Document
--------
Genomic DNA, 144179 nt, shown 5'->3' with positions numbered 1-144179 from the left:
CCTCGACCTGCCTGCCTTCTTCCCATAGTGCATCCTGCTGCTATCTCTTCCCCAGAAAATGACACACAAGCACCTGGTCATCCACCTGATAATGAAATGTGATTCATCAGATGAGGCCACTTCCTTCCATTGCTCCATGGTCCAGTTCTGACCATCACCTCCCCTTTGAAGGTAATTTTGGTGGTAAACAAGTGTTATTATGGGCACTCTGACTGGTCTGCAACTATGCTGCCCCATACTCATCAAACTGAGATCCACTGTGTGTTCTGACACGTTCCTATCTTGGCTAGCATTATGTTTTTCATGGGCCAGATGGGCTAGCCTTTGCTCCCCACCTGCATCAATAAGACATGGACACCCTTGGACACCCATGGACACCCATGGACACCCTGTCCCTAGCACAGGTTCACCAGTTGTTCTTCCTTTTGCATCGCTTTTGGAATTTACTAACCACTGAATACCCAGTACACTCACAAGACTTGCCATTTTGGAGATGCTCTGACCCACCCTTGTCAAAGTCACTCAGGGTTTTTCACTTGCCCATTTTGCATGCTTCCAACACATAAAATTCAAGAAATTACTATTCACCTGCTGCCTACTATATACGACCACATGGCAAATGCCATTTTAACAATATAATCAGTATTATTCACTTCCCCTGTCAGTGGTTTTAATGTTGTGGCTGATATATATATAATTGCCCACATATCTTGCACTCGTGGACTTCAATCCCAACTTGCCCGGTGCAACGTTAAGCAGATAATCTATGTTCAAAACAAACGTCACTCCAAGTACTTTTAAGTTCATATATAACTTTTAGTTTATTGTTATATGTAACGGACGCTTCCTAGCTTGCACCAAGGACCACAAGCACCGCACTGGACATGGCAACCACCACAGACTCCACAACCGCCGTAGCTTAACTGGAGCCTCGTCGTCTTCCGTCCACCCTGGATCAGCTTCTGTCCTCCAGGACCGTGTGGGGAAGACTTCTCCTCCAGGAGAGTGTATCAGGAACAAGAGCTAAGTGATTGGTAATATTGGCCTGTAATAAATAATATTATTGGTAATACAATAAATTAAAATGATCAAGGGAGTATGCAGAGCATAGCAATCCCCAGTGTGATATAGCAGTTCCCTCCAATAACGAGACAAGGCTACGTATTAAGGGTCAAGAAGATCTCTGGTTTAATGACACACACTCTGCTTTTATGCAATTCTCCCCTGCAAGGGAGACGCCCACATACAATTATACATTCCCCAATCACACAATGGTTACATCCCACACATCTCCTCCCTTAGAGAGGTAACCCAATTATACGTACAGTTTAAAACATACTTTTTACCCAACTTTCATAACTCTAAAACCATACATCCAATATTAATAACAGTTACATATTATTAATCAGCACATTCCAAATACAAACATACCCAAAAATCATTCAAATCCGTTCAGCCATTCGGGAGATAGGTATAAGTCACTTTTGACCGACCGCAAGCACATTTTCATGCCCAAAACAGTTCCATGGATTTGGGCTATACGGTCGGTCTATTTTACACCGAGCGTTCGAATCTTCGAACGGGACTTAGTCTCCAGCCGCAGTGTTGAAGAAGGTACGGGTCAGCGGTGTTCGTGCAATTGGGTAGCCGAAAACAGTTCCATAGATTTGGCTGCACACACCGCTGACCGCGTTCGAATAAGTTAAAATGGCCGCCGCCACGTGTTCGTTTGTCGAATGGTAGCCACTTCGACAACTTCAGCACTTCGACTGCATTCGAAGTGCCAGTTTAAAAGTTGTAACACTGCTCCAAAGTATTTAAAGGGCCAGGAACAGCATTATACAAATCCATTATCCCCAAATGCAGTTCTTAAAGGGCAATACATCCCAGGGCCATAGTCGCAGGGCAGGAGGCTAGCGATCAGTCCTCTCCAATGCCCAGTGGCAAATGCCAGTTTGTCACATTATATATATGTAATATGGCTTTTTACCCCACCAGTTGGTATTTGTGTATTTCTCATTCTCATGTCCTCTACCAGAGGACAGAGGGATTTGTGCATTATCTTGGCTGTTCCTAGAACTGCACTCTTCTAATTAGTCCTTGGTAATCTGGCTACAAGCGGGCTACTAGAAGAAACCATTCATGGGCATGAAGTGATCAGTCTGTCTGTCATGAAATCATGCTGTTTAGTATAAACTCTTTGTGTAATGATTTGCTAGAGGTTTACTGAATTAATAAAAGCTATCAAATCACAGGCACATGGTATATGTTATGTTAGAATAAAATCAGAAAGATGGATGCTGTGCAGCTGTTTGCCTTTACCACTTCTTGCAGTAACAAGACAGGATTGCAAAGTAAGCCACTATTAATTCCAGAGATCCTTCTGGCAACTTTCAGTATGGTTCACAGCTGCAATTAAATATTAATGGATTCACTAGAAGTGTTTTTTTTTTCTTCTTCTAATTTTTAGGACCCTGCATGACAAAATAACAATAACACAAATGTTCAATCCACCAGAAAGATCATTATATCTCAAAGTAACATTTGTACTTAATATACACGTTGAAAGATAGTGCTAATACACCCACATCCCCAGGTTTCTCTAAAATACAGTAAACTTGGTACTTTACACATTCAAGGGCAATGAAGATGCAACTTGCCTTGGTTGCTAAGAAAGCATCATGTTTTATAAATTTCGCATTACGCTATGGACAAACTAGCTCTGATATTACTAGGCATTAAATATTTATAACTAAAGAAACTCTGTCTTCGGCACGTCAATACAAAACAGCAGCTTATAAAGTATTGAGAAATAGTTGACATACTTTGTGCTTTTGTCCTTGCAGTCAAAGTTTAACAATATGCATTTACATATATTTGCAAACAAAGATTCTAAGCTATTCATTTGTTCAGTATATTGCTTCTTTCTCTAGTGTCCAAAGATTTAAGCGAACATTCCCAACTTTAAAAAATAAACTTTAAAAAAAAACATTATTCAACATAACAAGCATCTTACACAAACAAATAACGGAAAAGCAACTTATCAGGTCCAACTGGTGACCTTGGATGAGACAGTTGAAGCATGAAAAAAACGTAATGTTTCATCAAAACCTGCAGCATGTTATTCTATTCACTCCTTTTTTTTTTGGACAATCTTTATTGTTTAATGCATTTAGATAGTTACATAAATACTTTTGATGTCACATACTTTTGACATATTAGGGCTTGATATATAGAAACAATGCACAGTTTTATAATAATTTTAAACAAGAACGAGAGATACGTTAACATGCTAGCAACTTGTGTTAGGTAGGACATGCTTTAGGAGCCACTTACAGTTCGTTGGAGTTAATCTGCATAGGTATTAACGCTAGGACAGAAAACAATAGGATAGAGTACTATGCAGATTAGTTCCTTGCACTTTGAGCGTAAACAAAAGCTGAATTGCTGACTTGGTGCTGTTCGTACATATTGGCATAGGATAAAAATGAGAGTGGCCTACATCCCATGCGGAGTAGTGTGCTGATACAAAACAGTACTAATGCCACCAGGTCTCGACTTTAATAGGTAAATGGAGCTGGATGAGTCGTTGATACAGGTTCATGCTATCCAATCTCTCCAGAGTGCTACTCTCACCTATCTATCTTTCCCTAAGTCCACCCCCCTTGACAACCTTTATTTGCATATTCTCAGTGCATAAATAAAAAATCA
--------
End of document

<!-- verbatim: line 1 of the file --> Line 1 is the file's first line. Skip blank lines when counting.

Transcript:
Genomic DNA, 144179 nt, shown 5'->3' with positions numbered 1-144179 from the left: